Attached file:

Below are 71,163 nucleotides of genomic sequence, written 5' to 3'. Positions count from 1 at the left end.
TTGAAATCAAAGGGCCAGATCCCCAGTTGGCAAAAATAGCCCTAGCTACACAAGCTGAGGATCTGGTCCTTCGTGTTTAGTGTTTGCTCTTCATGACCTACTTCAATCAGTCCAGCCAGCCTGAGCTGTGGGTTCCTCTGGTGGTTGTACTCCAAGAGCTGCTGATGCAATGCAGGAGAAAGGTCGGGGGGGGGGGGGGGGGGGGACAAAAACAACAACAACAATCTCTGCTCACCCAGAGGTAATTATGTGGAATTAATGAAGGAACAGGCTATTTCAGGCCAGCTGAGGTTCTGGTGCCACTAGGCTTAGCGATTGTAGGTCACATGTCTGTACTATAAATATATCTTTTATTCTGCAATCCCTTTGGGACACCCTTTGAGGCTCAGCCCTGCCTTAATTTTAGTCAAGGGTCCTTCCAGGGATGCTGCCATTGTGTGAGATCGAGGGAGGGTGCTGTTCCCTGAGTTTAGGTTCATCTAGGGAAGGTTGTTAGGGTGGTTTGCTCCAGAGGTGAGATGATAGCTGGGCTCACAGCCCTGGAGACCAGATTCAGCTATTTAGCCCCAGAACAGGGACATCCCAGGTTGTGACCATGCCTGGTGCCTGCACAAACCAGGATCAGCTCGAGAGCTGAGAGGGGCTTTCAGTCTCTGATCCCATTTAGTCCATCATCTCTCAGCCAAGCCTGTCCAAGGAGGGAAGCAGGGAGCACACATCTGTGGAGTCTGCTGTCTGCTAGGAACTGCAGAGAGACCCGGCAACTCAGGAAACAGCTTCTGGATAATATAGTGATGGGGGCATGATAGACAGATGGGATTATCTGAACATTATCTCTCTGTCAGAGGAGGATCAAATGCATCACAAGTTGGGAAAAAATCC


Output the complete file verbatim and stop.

Below are 71,163 nucleotides of genomic sequence, written 5' to 3'. Positions count from 1 at the left end.
TTGAAATCAAAGGGCCAGATCCCCAGTTGGCAAAAATAGCCCTAGCTACACAAGCTGAGGATCTGGTCCTTCGTGTTTAGTGTTTGCTCTTCATGACCTACTTCAATCAGTCCAGCCAGCCTGAGCTGTGGGTTCCTCTGGTGGTTGTACTCCAAGAGCTGCTGATGCAATGCAGGAGAAAGGTCGGGGGGGGGGGGGGGGGGGGACAAAAACAACAACAACAATCTCTGCTCACCCAGAGGTAATTATGTGGAATTAATGAAGGAACAGGCTATTTCAGGCCAGCTGAGGTTCTGGTGCCACTAGGCTTAGCGATTGTAGGTCACATGTCTGTACTATAAATATATCTTTTATTCTGCAATCCCTTTGGGACACCCTTTGAGGCTCAGCCCTGCCTTAATTTTAGTCAAGGGTCCTTCCAGGGATGCTGCCATTGTGTGAGATCGAGGGAGGGTGCTGTTCCCTGAGTTTAGGTTCATCTAGGGAAGGTTGTTAGGGTGGTTTGCTCCAGAGGTGAGATGATAGCTGGGCTCACAGCCCTGGAGACCAGATTCAGCTATTTAGCCCCAGAACAGGGACATCCCAGGTTGTGACCATGCCTGGTGCCTGCACAAACCAGGATCAGCTCGAGAGCTGAGAGGGGCTTTCAGTCTCTGATCCCATTTAGTCCATCATCTCTCAGCCAAGCCTGTCCAAGGAGGGAAGCAGGGAGCACACATCTGTGGAGTCTGCTGTCTGCTAGGAACTGCAGAGAGACCCGGCAACTCAGGAAACAGCTTCTGGATAATATAGTGATGGGGGCATGATAGACAGATGGGATTATCTGAACATTATCTCTCTGTCAGAGGAGGATCAAATGCATCACAAGTTGGGAAAAAATCC